‘I suddenly found myself here’
Nancy Cohen profile
The journey to Judaism of Temple Israel’s new president
|Nancy Cohen at Temple Israel. ‘I’ve always felt embraced, accepted, encouraged.’|
By Marshall Weiss, The Dayton Jewish Observer
A few weeks into her role as president of the Dayton area’s oldest and largest Jewish congregation, Nancy Cohen sits in the lobby of Temple Israel and reflects on how it came about.
“It was 14 or 15 years ago that we joined,” she says. “If someone would have told me then that I would be president someday, I would have fallen over.”
Cohen grew up in Kettering and graduated from Fairmont East in 1976. She and her family were members of Westminster Presbyterian Church.
“Probably by the time I was a teenager, we were kind of dropping off and it wasn’t that important to me,” she says. “I was kind of ‘areligious’ I guess, but I always felt like there was something missing. I just didn’t know where I was going to find what I wanted.”
It was at Cornell University where she met her husband-to-be, Rich Cohen, from Albany.
“He had been brought up in an Orthodox synagogue and he very strongly identified as being Jewish,” she says. “That was very important to him, but he was not observant.”
When they decided to get married, she says, Rich was adamant that he wanted to be married by a rabbi.
“At that point I felt like, ‘Well, I’m not going to convert just to marry you.’ That didn’t feel authentic to me. It wasn’t where I was at that moment.”
Living in central Pennsylvania then, the couple had difficulty finding a rabbi willing to perform an interfaith marriage.
Ultimately, a Reform rabbi in Altoona agreed to talk with them.
“We met with him a number of times and not only was I intrigued by learning about Judaism, but I think it opened Rich’s eyes too,” Cohen recalls.
The rabbi agreed to marry them if they would raise their children as Jews.
“And that was fine with me,” Cohen says. She adds that her parents were also OK with it.
Rich’s father had passed away by the time they were engaged, but his mother, Cohen says, welcomed her. “She was a wonderful, loving woman who just loved me because I loved her son.”
The couple went about their lives, building their careers, not thinking much about Judaism.
But when their son, Daniel, was born, Cohen remembered her promise. By that time, they were living in Dayton. Cohen oversees the WIC federal program for Greene County.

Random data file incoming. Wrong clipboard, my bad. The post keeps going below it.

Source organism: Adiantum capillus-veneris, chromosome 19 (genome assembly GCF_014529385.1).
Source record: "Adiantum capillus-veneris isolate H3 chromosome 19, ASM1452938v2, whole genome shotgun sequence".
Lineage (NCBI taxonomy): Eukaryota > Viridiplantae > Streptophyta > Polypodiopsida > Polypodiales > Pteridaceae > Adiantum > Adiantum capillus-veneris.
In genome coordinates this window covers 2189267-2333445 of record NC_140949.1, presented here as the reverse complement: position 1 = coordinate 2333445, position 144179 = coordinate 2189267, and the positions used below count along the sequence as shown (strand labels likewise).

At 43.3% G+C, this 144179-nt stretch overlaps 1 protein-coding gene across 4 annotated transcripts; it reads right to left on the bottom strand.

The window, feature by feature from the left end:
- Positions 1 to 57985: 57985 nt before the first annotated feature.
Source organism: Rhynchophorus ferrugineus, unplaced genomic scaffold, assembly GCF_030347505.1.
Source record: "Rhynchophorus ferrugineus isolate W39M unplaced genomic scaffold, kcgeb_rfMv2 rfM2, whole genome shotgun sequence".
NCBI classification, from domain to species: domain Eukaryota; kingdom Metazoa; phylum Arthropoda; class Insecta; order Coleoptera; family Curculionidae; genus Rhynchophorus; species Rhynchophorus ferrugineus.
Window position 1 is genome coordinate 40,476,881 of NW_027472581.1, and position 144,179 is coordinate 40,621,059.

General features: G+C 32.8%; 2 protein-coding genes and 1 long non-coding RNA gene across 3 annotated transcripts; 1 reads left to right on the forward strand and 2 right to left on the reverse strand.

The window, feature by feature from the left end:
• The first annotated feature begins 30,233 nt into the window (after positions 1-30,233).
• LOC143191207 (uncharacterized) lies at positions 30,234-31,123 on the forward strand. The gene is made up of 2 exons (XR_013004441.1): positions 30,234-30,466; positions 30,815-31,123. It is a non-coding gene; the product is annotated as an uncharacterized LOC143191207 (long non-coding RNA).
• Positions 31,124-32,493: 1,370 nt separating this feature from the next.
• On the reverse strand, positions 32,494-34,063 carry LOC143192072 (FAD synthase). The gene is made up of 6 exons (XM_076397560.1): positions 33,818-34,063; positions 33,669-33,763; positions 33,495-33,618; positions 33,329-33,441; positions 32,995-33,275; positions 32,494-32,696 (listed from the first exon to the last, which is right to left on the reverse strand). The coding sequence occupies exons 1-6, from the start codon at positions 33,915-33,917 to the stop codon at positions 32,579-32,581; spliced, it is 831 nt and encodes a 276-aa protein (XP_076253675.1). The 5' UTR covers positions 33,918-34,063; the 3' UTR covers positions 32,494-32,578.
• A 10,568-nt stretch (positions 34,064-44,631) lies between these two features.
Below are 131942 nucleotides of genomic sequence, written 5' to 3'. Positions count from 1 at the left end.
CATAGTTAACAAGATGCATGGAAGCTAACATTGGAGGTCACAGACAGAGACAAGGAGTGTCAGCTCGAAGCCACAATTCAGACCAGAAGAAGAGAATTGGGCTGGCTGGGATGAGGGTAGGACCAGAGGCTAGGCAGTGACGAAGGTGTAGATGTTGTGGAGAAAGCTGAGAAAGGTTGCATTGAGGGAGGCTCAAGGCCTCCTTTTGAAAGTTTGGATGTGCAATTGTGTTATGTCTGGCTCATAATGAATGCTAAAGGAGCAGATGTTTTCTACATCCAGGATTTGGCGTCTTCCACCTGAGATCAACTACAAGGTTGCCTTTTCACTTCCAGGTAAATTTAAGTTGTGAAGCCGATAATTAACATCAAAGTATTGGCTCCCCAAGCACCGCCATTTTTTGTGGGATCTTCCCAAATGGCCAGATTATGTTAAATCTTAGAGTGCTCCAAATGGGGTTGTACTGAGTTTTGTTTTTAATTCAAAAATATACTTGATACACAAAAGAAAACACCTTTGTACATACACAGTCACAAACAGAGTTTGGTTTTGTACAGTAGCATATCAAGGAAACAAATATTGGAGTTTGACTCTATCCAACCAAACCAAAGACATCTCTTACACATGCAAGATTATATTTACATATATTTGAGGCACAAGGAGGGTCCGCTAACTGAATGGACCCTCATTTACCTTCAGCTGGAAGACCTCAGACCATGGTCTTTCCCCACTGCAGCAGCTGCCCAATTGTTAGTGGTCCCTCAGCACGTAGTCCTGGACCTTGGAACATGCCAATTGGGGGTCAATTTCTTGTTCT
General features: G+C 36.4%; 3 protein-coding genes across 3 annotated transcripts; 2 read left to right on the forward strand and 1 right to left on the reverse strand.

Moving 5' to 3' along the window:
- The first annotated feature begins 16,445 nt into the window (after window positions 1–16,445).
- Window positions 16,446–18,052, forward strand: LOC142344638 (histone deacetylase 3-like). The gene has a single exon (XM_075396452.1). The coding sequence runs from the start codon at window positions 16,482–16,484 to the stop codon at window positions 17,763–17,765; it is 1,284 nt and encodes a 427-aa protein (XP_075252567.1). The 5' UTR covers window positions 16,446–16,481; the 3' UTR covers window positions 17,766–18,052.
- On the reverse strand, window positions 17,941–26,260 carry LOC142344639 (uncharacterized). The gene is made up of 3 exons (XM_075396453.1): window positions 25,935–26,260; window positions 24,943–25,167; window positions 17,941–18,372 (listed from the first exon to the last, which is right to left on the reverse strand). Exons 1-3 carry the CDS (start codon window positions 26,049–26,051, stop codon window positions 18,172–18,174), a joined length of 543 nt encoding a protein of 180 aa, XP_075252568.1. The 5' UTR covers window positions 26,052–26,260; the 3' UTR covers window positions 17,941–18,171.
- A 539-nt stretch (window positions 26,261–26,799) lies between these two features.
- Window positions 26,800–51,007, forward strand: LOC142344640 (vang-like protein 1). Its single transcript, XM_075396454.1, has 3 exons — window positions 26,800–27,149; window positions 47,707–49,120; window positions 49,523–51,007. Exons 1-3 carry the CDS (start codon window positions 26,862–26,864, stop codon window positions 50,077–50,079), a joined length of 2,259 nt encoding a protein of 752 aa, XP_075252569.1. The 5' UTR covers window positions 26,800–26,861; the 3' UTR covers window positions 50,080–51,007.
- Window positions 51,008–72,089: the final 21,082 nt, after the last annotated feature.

“It just wasn’t a priority, but when you have a child, suddenly it is. We did some synagogue shopping and Temple Israel had a preschool on Sunday mornings, so we started bringing Daniel here and he just loved it. From the moment we said, ‘Hey, guess what? You’re Jewish!’ he just loved it.”
As Daniel was learning, his mother was too.
“It was feeling more meaningful to me and we started to meet people here. Despite the fact that I wasn’t Jewish, I just felt so welcome and so embraced by the congregation here. I know I felt intimidated initially. It was a little scary. But everybody said, ‘Come and sit with us at dinner.’ We felt accepted.”
Cohen says it was natural for her to sign up for a Hebrew class. She met a group of people with whom she is still friends, including Debbie DiSalvo, who urged her to become involved. She also took Temple Israel’s Basic Judaism class, just to learn more. “It seems like one step led to the next.”
Ten years ago, when Daniel was in first grade, Cohen decided to convert. She took the Basic Judaism class again, this time with Rich. Rabbi Marc Gruber oversaw her conversion process. He paired her with a mentor who had already become a Jew. Cohen, too, would serve as a mentor for someone who converted after her.
“I found myself swept up in all of this,” she says. Her involvement in Synagogue 2000, with the aim of making temple worship more meaningful, was a transformative experience for her.
With training from the Union for Reform Judaism, Temple Israel members will start a support group this summer for people undergoing the conversion process.
“That’s something I really urged us to get involved in.”